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Sim-Trainer Intermediate Tactical Rifle Course


I jumped into the tactical rifle world in July of this year with the purchase of my Smith & Wesson M&P 15, and immediately took an introductory training course from Jeff Pedro of Sim-Trainer.  Since then, I’ve been shooting several times a month at Sim-Trainer, Spring Valley Gun Range, and most recently at the Miamisburg Sportsmen’s Club – never more than 100 yards in distance.  This past weekend, I had the opportunity to take Sim-Trainer’s Intermediate Tactical Rifle Course, which is part of their Civilian Training Curriculum.  I thought I’d take a moment to summarize the experience and expound upon the topics covered.

The is listed as being four hours long (though our class of about 12 shooters went an hour longer than that…which no one minded) and is held at an outdoor training facility specifically designed for the sort training we were doing.

The course began with some “warm up” exercises shooting three rounds at 25 yards.  A key element introduced in the course is the concept of shooting in a prone position – something I had not previously done:

You’ll note in the above photo that unlike myself some of the brighter students had the foresight to bring along a mat along to lay on.  Fortunately it was very dry so laying in the grass was no problem at all, but as a suggestion for future classes, Sim-Trainer might want to make mention in their course description that bringing along a mat or blanket would be recommended.

We started “warming up” at 25 yards from the target shooting 3 rounds at a time.

I seemed to grasp the shooting prone concept reasonably well:

Right off the bat, I seemed to be shooting as well or better than most in the class, and one of the instructors said I’d have “no problem shooting at 175 yards” later.  While I appreciated the vote of confidence, I was skeptical that I’d be able to see the target at 175 yards, much less hit it with a rifle shot.

Next up came some training exercises which involved both standing and moving.  Given the amount of hand gun training and experience I have moving and shooting, I didn’t anticipate this would be much of a problem for me…and it wasn’t really.  Just make sure you take your steps both forward and backward in a heel to toe fashion, and refrain from crossing your legs when you move side to side.  Here’s a short video showing demonstrations of most of the excercises we covered during this segment:

The final training segment involved shooting from a distance of 175 yards from the target:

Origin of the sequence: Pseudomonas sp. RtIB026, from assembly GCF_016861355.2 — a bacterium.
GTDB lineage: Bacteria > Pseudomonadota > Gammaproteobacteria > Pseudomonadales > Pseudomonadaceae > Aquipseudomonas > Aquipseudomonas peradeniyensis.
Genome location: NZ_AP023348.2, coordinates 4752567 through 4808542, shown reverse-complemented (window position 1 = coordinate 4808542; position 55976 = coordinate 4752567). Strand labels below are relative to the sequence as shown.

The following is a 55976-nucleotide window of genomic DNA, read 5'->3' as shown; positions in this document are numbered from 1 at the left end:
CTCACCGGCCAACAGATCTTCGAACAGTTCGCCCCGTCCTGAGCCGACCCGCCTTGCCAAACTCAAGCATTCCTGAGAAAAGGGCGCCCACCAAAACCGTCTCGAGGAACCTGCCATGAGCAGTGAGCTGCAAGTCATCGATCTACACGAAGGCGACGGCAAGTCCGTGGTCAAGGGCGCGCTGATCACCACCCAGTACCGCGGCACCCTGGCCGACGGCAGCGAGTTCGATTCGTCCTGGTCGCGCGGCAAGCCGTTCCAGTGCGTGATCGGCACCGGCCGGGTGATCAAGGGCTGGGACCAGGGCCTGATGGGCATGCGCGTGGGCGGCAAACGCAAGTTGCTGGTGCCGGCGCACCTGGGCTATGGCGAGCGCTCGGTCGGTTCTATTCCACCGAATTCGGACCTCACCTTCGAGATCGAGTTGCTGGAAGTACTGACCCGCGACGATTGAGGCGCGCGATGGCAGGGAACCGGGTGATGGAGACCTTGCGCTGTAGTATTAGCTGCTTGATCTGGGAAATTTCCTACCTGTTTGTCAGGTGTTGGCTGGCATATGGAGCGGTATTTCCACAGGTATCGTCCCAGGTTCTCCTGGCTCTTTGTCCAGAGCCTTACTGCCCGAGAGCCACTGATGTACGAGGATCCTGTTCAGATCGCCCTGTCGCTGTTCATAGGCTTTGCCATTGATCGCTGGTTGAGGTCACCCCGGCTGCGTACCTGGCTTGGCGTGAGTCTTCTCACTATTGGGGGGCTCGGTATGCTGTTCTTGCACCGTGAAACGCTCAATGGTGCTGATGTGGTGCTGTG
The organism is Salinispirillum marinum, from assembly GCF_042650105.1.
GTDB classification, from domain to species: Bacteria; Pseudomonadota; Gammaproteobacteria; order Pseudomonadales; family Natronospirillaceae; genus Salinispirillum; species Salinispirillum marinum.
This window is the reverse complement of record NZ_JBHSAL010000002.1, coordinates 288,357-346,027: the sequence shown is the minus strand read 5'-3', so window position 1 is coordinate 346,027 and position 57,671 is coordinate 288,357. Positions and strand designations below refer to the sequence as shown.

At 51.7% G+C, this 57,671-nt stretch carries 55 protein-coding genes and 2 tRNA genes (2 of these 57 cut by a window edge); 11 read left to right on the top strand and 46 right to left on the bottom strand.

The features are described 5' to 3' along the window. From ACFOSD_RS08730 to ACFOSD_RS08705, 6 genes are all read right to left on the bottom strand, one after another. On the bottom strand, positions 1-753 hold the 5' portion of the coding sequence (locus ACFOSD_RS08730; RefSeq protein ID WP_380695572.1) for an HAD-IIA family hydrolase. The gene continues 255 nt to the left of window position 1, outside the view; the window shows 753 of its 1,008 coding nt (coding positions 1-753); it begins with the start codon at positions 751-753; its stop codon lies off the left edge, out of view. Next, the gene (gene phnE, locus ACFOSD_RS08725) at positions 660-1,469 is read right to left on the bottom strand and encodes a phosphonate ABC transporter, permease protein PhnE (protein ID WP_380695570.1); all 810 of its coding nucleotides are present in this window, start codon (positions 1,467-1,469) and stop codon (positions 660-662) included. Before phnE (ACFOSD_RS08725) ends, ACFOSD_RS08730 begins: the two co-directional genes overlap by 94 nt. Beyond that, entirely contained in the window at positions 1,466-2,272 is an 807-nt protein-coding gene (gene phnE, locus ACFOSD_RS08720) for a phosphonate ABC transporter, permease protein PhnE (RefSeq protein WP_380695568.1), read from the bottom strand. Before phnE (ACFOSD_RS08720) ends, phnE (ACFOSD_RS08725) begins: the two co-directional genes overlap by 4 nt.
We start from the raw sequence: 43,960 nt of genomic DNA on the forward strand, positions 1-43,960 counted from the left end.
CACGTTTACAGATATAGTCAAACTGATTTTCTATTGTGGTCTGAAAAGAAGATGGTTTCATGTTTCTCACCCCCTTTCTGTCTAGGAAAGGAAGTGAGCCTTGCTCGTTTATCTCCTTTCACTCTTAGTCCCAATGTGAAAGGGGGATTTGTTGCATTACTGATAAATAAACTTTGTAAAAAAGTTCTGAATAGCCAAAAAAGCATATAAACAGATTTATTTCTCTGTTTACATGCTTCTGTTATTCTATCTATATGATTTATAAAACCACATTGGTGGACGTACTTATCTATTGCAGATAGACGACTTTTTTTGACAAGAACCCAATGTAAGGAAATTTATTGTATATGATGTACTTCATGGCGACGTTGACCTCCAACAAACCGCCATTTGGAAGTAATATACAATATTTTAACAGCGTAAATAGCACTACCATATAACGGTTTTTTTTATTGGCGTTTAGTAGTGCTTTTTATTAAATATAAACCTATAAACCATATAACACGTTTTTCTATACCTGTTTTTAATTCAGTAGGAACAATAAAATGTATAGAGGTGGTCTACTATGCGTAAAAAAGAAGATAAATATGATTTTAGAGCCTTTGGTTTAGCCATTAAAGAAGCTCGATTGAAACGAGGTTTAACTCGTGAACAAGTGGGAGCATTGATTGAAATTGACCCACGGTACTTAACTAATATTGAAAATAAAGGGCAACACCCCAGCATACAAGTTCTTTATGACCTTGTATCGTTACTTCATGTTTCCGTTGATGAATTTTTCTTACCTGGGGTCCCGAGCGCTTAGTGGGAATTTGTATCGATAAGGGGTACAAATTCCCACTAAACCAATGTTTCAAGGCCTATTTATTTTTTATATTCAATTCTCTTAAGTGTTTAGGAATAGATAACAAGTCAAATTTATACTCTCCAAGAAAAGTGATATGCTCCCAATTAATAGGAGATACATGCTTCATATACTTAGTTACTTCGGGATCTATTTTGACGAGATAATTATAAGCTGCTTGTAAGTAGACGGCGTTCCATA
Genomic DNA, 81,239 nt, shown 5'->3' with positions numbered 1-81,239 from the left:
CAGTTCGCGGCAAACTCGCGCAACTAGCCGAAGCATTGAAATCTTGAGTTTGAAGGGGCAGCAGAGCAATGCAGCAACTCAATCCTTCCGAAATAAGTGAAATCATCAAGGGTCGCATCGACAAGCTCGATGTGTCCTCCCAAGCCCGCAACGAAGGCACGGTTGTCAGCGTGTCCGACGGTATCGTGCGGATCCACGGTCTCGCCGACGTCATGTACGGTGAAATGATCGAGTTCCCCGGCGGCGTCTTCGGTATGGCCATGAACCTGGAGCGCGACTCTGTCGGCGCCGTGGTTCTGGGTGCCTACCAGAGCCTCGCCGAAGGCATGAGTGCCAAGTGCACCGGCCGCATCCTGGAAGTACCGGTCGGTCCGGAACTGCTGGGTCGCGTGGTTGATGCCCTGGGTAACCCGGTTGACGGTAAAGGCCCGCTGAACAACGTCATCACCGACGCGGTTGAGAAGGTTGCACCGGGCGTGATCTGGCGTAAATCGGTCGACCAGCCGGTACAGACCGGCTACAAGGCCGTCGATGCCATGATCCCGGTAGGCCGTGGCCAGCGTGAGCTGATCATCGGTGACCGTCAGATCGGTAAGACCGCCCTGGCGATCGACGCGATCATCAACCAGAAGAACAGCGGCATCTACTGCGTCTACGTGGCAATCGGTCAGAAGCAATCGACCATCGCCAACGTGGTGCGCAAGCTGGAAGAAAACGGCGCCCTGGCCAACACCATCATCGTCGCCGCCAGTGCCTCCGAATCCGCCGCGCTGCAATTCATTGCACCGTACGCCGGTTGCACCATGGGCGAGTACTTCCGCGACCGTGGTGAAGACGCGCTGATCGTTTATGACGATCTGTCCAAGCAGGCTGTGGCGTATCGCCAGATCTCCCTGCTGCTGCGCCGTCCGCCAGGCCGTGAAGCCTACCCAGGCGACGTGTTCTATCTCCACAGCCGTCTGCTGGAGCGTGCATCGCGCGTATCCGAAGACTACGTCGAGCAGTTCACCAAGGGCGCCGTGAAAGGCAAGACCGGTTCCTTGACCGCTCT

Admittedly, it was intimidating at first.  But we were given instruction in several techniques which help maintain consistent accuracy.  Hand placement of the rifle, feet position when prone, breathing….all combine to reduce barrel movement.  At long distances, slight changes in barrel position equate to changes of several inches and even feet in bullet placement.

Here’s my first target shooting at 175 yards:

I was quite astounded (overjoyed even) at this level of performance.  My point of aim was directly on the red dot, and the shot placement corresponds directly with standard .223 ballistic performance, given my red  dot optic was zeroed to 50 yards.  Only two of my rounds weren’t “in the black.”  About half the class had zero or very few rounds in the black – so I felt good about my performance.

Here’s my target from our second 10-round shoot at 175 yards:

On this body target, we were instructed to shoot in the large center square (center mass).  Taking what I’d learned from the previous attempt, I adjusted my point of aim a couple of inches in hopes of landing shots exactly in the center of the target.  Again, I was quite pleased as I had seven rounds land in-square, with two rounds grouping side by side dead center of the target.

Here’s my target from my third and final attempt at 175 yards.  Those of us who seemed to doing a bit better were given smaller sized targets.  This ended up being my best performance of the session, and I believe about the best in the class:

As I mentioned, I had previously not shot my rifle further than 100 yards, and felt that I was “combat accurate” (meaning I could hit someone somewhere on their body if need be) at that range.  With the techniques I learned in this class, I feel it’s well within my ability to deliver head shots out to 200 yards with an unmagified optic.

If you’re in the Southwest Ohio area, and have the opportunity to take Sim-Trainer’s Intermediate Rifle course, I highly recommend it.  If I have the opportunity, I’ll likely take it again in the future as it was such a good review of fundamentals and genuinely enjoyable.

About John B. Holbrook, II
John B. Holbrook, II is a freelance writer, photographer, and author of, as well as and *All text and images contained in this web site are the original work of the author, John B. Holbrook, II and are copyright protected. Use of any of the information or images without the permission of the author is prohibited.


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